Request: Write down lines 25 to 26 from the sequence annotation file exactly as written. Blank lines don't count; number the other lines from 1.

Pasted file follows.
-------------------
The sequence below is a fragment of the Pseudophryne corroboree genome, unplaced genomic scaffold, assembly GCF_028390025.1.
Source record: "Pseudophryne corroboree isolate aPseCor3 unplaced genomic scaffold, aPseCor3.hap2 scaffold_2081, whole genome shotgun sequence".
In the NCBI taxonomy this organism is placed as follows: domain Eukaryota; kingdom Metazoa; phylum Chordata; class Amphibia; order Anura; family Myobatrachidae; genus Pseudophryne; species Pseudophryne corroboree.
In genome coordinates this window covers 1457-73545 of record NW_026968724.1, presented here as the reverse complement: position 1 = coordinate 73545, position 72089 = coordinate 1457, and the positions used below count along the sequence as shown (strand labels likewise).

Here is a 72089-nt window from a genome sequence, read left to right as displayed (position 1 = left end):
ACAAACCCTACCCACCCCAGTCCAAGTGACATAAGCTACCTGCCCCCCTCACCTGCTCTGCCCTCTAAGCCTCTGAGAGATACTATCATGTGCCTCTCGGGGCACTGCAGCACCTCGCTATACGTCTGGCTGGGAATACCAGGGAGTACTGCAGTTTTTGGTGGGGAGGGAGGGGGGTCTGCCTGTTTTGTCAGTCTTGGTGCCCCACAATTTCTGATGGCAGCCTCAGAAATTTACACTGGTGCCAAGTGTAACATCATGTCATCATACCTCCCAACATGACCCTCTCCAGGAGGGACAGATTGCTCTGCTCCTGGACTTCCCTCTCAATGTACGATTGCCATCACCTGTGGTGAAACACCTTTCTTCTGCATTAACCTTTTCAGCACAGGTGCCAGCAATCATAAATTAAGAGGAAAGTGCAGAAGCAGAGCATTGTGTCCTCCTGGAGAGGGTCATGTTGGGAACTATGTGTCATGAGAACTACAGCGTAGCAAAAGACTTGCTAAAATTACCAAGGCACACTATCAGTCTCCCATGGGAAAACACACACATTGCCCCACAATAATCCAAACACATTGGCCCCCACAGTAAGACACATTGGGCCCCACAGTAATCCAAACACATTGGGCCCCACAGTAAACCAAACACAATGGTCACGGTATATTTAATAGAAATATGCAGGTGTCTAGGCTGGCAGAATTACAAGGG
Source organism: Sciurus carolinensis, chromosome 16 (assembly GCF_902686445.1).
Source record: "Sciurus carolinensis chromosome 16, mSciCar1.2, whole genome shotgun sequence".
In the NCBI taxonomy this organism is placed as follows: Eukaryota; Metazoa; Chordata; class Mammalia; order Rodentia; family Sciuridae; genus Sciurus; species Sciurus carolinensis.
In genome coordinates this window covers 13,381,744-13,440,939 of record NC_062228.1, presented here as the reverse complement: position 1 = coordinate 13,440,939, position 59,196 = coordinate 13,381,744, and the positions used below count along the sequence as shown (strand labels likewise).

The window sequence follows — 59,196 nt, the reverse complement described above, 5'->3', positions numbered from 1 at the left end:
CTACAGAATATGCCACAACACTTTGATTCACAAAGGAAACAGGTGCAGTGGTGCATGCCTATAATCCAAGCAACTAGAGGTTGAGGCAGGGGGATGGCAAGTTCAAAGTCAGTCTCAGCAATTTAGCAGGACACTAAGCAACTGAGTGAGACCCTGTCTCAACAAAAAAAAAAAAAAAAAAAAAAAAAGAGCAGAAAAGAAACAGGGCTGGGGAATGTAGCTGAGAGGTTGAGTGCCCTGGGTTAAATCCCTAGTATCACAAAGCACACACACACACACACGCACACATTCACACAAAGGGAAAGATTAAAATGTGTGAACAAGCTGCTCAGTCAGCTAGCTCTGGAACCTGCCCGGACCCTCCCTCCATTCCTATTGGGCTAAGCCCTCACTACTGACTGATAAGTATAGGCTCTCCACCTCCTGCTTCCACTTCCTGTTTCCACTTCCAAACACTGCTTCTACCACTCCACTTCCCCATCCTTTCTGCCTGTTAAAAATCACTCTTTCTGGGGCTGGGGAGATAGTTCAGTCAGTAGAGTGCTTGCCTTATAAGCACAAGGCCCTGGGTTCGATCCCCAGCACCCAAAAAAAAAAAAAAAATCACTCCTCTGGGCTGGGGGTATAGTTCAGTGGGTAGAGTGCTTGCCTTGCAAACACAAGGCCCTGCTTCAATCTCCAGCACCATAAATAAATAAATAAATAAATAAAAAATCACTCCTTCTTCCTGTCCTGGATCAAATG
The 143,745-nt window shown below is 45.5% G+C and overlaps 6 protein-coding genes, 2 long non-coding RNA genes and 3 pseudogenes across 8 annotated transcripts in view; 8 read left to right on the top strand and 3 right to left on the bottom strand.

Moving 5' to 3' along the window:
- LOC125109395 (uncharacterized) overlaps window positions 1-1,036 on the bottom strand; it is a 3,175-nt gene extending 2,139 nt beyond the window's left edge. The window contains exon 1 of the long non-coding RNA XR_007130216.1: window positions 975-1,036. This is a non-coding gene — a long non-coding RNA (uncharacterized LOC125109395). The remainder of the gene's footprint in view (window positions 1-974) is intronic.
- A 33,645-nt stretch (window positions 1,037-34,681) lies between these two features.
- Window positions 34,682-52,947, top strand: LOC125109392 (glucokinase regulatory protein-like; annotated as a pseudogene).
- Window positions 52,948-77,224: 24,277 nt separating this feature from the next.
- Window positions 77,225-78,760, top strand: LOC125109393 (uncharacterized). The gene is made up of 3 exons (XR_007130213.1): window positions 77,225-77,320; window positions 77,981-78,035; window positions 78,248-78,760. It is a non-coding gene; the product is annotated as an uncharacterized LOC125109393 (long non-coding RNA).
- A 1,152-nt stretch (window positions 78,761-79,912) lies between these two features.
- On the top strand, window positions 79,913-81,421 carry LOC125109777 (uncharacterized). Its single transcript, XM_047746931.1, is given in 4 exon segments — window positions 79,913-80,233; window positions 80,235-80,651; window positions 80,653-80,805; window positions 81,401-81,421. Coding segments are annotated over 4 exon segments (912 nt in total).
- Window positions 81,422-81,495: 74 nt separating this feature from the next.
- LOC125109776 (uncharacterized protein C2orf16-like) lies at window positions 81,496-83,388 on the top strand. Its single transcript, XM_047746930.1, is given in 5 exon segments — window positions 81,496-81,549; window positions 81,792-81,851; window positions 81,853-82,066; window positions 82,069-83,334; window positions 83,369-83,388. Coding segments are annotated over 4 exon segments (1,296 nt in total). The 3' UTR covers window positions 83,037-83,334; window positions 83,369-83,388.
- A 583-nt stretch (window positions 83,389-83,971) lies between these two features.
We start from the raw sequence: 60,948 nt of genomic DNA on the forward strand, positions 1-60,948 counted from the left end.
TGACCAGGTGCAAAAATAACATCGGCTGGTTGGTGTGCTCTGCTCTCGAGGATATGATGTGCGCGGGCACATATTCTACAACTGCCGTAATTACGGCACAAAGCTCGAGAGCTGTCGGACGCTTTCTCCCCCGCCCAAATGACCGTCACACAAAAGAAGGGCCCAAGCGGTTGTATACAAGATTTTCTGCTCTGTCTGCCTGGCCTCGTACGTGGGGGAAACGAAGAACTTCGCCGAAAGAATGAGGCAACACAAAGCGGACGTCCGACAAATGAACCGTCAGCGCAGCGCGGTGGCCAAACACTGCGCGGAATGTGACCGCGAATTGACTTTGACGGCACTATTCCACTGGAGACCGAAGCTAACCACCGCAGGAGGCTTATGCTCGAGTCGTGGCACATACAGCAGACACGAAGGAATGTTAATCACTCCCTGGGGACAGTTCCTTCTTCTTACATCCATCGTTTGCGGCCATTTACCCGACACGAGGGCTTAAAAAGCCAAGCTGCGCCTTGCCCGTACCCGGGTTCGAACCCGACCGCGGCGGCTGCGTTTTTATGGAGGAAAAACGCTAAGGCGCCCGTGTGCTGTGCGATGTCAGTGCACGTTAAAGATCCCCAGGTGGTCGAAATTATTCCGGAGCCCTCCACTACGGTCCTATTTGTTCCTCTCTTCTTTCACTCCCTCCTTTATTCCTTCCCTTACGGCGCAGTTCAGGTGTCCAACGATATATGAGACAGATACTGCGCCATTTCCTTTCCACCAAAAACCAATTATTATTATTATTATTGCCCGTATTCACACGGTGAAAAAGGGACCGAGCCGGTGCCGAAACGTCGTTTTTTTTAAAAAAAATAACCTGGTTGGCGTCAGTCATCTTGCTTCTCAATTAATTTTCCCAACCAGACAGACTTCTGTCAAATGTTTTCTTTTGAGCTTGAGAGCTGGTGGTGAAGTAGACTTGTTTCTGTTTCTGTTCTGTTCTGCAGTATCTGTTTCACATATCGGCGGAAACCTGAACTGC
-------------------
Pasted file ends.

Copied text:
We start from the raw sequence: 60,948 nt of genomic DNA on the forward strand, positions 1-60,948 counted from the left end.
TGACCAGGTGCAAAAATAACATCGGCTGGTTGGTGTGCTCTGCTCTCGAGGATATGATGTGCGCGGGCACATATTCTACAACTGCCGTAATTACGGCACAAAGCTCGAGAGCTGTCGGACGCTTTCTCCCCCGCCCAAATGACCGTCACACAAAAGAAGGGCCCAAGCGGTTGTATACAAGATTTTCTGCTCTGTCTGCCTGGCCTCGTACGTGGGGGAAACGAAGAACTTCGCCGAAAGAATGAGGCAACACAAAGCGGACGTCCGACAAATGAACCGTCAGCGCAGCGCGGTGGCCAAACACTGCGCGGAATGTGACCGCGAATTGACTTTGACGGCACTATTCCACTGGAGACCGAAGCTAACCACCGCAGGAGGCTTATGCTCGAGTCGTGGCACATACAGCAGACACGAAGGAATGTTAATCACTCCCTGGGGACAGTTCCTTCTTCTTACATCCATCGTTTGCGGCCATTTACCCGACACGAGGGCTTAAAAAGCCAAGCTGCGCCTTGCCCGTACCCGGGTTCGAACCCGACCGCGGCGGCTGCGTTTTTATGGAGGAAAAACGCTAAGGCGCCCGTGTGCTGTGCGATGTCAGTGCACGTTAAAGATCCCCAGGTGGTCGAAATTATTCCGGAGCCCTCCACTACGGTCCTATTTGTTCCTCTCTTCTTTCACTCCCTCCTTTATTCCTTCCCTTACGGCGCAGTTCAGGTGTCCAACGATATATGAGACAGATACTGCGCCATTTCCTTTCCACCAAAAACCAATTATTATTATTATTATTGCCCGTATTCACACGGTGAAAAAGGGACCGAGCCGGTGCCGAAACGTCGTTTTTTTTAAAAAAAATAACCTGGTTGGCGTCAGTCATCTTGCTTCTCAATTAATTTTCCCAACCAGACAGACTTCTGTCAAATGTTTTCTTTTGAGCTTGAGAGCTGGTGGTGAAGTAGACTTGTTTCTGTTTCTGTTCTGTTCTGCAGTATCTGTTTCACATATCGGCGGAAACCTGAACTGC